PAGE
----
Like Annie Baker's previous play at the National, The Flick (seen in 2016), the first characteristic of this new work is the slow pacing. As in that earlier work there are longish stretches of time when nothing much is happening on stage. But the device is less successful on this occasion because the world upon which it is deployed is far less convincingly immersive.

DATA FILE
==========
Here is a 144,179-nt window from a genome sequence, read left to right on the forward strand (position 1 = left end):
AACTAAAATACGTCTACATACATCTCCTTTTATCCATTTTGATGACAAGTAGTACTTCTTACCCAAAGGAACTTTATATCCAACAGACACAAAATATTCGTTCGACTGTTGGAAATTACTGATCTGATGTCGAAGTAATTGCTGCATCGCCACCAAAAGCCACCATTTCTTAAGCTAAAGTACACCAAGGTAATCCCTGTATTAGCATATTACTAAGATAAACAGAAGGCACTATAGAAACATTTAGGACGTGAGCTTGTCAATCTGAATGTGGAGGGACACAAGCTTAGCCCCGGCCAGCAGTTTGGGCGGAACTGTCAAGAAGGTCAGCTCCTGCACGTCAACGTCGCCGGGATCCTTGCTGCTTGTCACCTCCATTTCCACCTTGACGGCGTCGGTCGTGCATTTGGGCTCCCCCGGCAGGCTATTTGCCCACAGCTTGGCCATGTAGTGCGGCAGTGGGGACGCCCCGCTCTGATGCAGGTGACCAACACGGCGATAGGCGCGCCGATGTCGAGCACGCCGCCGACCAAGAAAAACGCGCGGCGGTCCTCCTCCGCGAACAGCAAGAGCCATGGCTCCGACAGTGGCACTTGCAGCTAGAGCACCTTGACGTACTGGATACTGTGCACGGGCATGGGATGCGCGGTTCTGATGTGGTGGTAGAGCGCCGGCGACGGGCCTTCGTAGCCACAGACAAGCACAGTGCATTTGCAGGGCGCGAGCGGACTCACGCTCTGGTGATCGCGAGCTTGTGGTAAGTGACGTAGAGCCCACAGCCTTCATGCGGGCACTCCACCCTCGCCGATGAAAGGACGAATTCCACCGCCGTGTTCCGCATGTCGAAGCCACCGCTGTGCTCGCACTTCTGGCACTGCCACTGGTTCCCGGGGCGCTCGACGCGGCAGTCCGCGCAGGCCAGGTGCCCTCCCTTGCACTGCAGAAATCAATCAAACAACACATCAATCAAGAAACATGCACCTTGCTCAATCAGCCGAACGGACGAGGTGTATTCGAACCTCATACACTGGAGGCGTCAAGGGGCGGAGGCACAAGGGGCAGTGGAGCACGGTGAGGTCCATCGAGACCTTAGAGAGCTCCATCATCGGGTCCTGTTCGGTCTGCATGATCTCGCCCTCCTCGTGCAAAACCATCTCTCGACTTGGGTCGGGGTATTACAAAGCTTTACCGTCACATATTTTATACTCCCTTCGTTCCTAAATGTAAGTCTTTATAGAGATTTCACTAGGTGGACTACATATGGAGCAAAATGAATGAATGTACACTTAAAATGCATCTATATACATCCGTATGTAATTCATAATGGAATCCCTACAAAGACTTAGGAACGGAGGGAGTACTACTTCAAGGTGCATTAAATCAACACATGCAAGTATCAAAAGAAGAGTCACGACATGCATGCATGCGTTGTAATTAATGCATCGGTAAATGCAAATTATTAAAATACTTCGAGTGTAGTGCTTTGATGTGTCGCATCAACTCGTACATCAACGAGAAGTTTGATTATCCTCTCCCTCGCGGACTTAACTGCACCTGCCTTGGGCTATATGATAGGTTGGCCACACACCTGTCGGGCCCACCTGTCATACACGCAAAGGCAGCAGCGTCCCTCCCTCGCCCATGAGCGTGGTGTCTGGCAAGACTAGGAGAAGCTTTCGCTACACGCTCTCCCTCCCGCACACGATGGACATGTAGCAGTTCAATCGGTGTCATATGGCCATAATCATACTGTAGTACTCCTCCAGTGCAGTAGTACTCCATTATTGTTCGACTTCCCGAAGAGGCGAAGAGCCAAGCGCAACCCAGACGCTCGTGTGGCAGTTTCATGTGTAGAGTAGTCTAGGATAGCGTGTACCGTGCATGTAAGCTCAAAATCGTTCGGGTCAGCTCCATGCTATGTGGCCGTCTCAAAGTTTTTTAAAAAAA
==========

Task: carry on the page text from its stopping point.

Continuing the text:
In place of the decaying flea pit cinema of The Flick we are in a bed and breakfast in Gettysburg, Pennsylvania. It was perhaps unfortunate that I saw this the week after happening to re-watch the Gilmore Girls episode “The Road Trip to Harvard”. That features a B&B with similarly overwhelming décor and clinging hostess. Unlike The Flick, John never really convinced me I was somewhere fresh. The next problem is one of genre. Baker has thrown at least two together – romantic comedy – or at least mockery of it – and ghost/scary story. The scary stuff is too half hearted to really impact. The treatment of the romance is undermined by the fact that the central couple of millenials are so ghastly that I pretty quickly ceased to care whether they stayed together. Indeed, I felt the play never really established how on earth they had come to be together in the first place (again there was a rather unfortunate echo of last week's similarly unconvincing millenial couple in Donmar's poor Belleville).